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Asda Chair And Tory Peer Calls For More Government Borrowing To Ease Cost Of Living Crisis

Asda Chair And Tory Peer Calls For More Government Borrowing To Ease Cost Of Living Crisis

Lord Rose has called for further action to tackle inflation

4 min read

Lord Rose, a Tory peer and chair of Asda supermarket, has said there is "no time to be wasted" and he called on ministers to consider further borrowing to provide financial support to struggling households.

Writing for The House, the senior businessman warned the UK was facing a "national emergency" and claimed financial support announced by the government would "only scratch the surface" for struggling households.

A number of Tory MPs have already called for Chancellor Rishi Sunak to take immediate steps to help ease the financial pressure on households as inflation rates and energy bills continue to rise.

But expressing his concern that recent measures announced by Sunak were not sufficient, Lord Rose urged the Treasury to consider further measures in "short order", including further government borrowing.

"During the Covid crisis the government borrowed more than £480bn – half of which was poorly targeted or wasted," he wrote.

"Although the UK balance sheet is seriously stretched, I do believe that other measures, including borrowing, should be considered in short order."

In a further criticism of the approach, the Asda boss suggested the government had been "hesitating" to take tougher action as he insisted the recent £15bn support package did not go far enough.

"Those announced so far will barely cover the cost of the increase in utilities, never mind other cost increases coming through on a daily basis," he wrote.

"It is of course right and proper that help is targeted at those most needy, but this crisis will affect many more than just the lowly paid or those on benefits."

The Asda chairman added that income tracking, conducted for the company by CEBR, found that discretionary disposable spending had already fallen by £40 a week year-on-year. The biggest fall since 2008, and likely to have a significant impact on business growth.

Despite claiming he was "broadly suspicious" of the motives and long-term benefits of the government's windfall tax on energy firms, the Tory peer called for further cross-party work to find fresh solutions.

"I acknowledge that the government has a tricky task balancing the need to maintain growth, employment, and contain inflation. As previously highlighted, this is made doubly difficult because of the global nature of the crisis," he added.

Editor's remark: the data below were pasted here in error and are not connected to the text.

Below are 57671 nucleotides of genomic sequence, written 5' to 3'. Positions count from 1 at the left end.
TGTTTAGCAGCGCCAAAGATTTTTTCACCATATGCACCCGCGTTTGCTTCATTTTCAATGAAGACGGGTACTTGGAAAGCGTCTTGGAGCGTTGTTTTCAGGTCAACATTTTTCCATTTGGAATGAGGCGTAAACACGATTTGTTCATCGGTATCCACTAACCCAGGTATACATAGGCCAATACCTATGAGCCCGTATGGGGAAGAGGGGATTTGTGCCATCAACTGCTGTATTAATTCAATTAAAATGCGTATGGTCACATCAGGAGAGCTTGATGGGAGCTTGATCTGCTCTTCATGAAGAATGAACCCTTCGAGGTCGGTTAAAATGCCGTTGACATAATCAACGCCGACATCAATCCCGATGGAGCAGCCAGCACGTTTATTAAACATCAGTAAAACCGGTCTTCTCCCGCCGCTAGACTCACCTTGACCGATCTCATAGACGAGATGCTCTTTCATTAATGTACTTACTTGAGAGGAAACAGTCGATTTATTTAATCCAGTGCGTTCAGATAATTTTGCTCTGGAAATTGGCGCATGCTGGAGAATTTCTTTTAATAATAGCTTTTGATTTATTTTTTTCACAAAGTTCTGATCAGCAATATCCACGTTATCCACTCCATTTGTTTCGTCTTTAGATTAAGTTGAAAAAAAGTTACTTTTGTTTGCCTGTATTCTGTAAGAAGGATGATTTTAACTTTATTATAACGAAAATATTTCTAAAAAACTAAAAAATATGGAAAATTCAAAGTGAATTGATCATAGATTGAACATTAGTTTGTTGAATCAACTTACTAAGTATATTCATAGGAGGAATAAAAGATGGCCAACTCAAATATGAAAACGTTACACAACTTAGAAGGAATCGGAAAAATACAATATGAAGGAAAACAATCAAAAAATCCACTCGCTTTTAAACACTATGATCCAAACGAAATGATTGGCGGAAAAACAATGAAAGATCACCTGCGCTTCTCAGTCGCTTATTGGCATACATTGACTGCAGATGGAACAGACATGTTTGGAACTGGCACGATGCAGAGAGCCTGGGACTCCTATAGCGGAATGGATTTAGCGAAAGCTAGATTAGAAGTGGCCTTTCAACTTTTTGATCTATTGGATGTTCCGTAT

"Surely then, this should encourage the government to consult more widely, not only with businesses but on a cross-party basis to ensure we grip the problem quickly, effectively, and fairly." 

His comments come as the Chancellor attempts to navigate a split among his party, with some calling for further economic support for households, while others warned government spending risked increasing inflation further.

Conservative MP Mel Stride, who chairs the Commons Treasury Committee said that in "general terms" he supported the Chancellor's efforts, but insisted it was vital that any additional government spending should be "carefully examined" to assess its potential impact on inflation rates.

"It will raise consumer demand quite rapidly given that those at the lowest end of the income distribution will have the highest propensity to spend," he wrote in The House.

"Exceptional times call for an exceptional response. What that response will mean for inflation has now become one of the central questions."

Also writing for The House, senior Conservative MP Tobias Ellwood suggested the government should consider re-joining the EU single market as part of a "radical" attempt to boost the UK's economy.

Claiming that recent YouGov polling showed public support for a "course correction" on the UK's relationship with the EU, the Tory MP added: "Political distance has been achieved. This is not up for question. However, economically speaking, there is vast room for improvement.

"The OBR calculates, in its current form, that Brexit is reducing our GDP by 4%. This compares to around 1.5% caused by Covid."

Ellwood added that exiting the EU single market was "not on the ballot paper, nor called for by either the prime minister or Nigel Farage during the 2016 referendum". He claimed the move would remove paperwork and checks worth £7bn from business and boost trade.

He added: "It would require acceptance of some EU regulations. However, UK industry, from food to pharmaceuticals, chemicals to motor manufacturing, says they would be better off working with one common standard rather than having to follow two." 

 

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